Saturday, April 25, 2009

Creating a MySQL reference database in 3 easy steps

What is a reference database?

A reference database is nothing more than a set of data that developers and test systems use to mirror what production data looks like without actually exposing sensitive data from the production system. This is critical for systems that handle HIPPA and PCI/DSS data because developers need to know what production looks and performs like, but they aren't allowed to see protected data like credit card numbers or medical data about specific individuals.

There are a number of different goals a reference database typically covers:
  • Provide a realistic snapshot of what developers need in order to be effective when maintaining most of the production code (i.e. the DDL and realistic data).
  • Provide a way to test edge cases without affecting production.
  • Provide a data set that realistically models production for performance testing of queries.
How do I set up a basic reference database?

So, the process of creating the reference database is pretty simple using replication. I'll assume you're already using replication to provide back-up of your master data set (at minimum). I'm also going to assume you are on MySQL 5 or newer.
  1. Create a replication slave that receives all data from your production master.
  2. Create triggers and corresponding stored procedures on this slave that obfuscate sensitive data.
  3. Utilize a cron or similar automated job to do a mysqldump of the resulting data set from time to time so that developers and testers can download it to their environments.
This accomplishes the goal of providing a production database snapshot in isolation without exposing sensitive data to others that aren't authorized to see it. It also accomplishes the goal of providing a basis for testing performance of the database as well as a method for verifying edge cases.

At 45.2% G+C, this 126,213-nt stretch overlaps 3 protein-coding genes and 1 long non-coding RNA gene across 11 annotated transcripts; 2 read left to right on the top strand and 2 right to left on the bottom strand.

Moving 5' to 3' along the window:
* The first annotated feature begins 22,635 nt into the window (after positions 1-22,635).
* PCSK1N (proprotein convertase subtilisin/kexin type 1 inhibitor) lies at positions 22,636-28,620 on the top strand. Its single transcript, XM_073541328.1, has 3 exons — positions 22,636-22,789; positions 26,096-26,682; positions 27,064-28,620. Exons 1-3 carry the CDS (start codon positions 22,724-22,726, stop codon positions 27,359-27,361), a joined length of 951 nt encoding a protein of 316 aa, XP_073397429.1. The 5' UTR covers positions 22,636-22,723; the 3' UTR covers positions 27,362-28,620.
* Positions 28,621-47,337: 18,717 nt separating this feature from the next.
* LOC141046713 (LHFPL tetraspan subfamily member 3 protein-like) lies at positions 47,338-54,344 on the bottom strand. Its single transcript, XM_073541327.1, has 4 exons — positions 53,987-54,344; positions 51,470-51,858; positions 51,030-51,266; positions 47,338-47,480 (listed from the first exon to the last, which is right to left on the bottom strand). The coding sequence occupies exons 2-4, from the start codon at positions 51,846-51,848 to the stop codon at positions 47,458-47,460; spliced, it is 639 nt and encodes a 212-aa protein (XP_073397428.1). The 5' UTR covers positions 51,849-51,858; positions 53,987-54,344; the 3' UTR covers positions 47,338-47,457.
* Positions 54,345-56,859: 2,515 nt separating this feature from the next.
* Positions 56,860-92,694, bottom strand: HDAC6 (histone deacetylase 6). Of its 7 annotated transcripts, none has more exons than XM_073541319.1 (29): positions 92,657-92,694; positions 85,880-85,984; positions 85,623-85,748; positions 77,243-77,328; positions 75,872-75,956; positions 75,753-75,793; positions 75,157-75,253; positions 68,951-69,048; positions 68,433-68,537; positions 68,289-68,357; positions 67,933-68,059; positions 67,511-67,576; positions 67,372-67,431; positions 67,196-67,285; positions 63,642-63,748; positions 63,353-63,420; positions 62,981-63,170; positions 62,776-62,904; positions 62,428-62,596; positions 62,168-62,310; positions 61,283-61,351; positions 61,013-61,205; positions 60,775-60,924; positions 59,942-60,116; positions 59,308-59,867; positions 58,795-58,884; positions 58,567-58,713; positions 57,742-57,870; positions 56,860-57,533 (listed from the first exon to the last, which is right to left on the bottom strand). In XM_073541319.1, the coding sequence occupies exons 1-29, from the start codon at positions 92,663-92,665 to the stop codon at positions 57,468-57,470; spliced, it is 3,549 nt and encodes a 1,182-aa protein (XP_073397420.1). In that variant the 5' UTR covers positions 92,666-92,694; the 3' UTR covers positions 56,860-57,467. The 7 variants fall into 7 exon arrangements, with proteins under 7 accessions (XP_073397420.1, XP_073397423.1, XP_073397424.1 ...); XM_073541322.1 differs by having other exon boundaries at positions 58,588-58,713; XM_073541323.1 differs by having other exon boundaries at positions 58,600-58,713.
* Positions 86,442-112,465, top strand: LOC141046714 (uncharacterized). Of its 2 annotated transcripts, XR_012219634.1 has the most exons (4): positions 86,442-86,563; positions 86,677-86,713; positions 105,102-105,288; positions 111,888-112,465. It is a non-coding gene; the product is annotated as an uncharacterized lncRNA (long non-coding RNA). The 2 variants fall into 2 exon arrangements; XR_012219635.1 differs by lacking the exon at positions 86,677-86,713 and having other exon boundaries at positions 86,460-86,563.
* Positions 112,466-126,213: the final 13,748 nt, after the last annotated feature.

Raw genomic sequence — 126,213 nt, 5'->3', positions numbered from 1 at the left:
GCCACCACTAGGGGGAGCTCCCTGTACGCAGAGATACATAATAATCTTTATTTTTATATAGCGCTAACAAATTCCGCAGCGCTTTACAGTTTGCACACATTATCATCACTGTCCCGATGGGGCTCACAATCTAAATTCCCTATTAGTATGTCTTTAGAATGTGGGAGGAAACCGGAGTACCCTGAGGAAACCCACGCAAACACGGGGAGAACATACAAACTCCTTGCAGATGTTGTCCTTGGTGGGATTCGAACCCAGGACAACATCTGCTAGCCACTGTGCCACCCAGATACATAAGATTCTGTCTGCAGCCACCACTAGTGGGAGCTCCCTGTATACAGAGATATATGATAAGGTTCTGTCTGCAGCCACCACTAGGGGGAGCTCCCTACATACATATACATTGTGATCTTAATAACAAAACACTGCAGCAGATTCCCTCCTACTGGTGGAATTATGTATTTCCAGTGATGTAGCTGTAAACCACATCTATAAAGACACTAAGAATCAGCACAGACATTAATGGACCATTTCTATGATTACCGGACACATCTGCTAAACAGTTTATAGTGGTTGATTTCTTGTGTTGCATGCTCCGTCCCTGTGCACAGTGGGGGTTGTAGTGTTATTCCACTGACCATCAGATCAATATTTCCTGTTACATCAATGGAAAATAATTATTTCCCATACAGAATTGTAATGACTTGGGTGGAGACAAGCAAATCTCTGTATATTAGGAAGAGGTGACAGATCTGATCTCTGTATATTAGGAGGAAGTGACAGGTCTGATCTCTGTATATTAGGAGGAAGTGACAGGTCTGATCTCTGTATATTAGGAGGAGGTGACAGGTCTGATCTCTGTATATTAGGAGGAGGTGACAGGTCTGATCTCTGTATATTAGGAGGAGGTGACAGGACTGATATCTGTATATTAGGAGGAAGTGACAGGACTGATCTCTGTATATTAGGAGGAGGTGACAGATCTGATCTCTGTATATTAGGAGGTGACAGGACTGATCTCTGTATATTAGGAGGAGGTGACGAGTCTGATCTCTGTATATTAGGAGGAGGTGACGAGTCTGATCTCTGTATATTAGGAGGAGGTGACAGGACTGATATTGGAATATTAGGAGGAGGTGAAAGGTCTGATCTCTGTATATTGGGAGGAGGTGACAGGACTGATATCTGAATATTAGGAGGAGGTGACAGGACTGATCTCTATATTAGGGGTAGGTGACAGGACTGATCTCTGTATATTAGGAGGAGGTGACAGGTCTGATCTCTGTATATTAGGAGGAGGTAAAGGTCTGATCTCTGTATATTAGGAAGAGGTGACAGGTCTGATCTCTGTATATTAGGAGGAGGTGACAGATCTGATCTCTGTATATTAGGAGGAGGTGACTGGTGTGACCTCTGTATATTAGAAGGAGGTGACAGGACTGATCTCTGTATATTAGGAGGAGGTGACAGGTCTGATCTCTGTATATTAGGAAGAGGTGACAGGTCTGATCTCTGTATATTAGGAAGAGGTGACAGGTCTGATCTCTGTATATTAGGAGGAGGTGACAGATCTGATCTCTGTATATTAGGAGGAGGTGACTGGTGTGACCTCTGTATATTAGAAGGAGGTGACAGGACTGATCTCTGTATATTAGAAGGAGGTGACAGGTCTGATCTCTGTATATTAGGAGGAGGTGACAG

How do I cover edge cases?

The problem is, this method probably won't cover edge cases by itself, but as I said above, it does provide the basis for it. To cover edge cases that the production data doesn't cover, you'll need to write a script that will update a deployed copy of the reference database. What happens if certain data is missing? What if it's duplicated inappropriately? How does the application react when a transaction table is full - does it automatically add another transaction table to the merge? ... You know your application and the edge cases it needs. Creating scripts to simulate these conditions should be relatively straightforward.

Once you have a reference database and scripts to test performance and edge cases, it becomes terribly simple to add your database to your continuous integration system. Deciding on how often to run those tests largely depends on how often you can afford to run the tests with the resources you have available to you. Typically, I want to run a minimum set of tests for every code commit related to it, then run a full set of tests on a timed schedule so I don't overwhelm my build system.

Has this helped you? Do you have suggestions or comments that might help someone else? Please feel free to add your comments here. :-)

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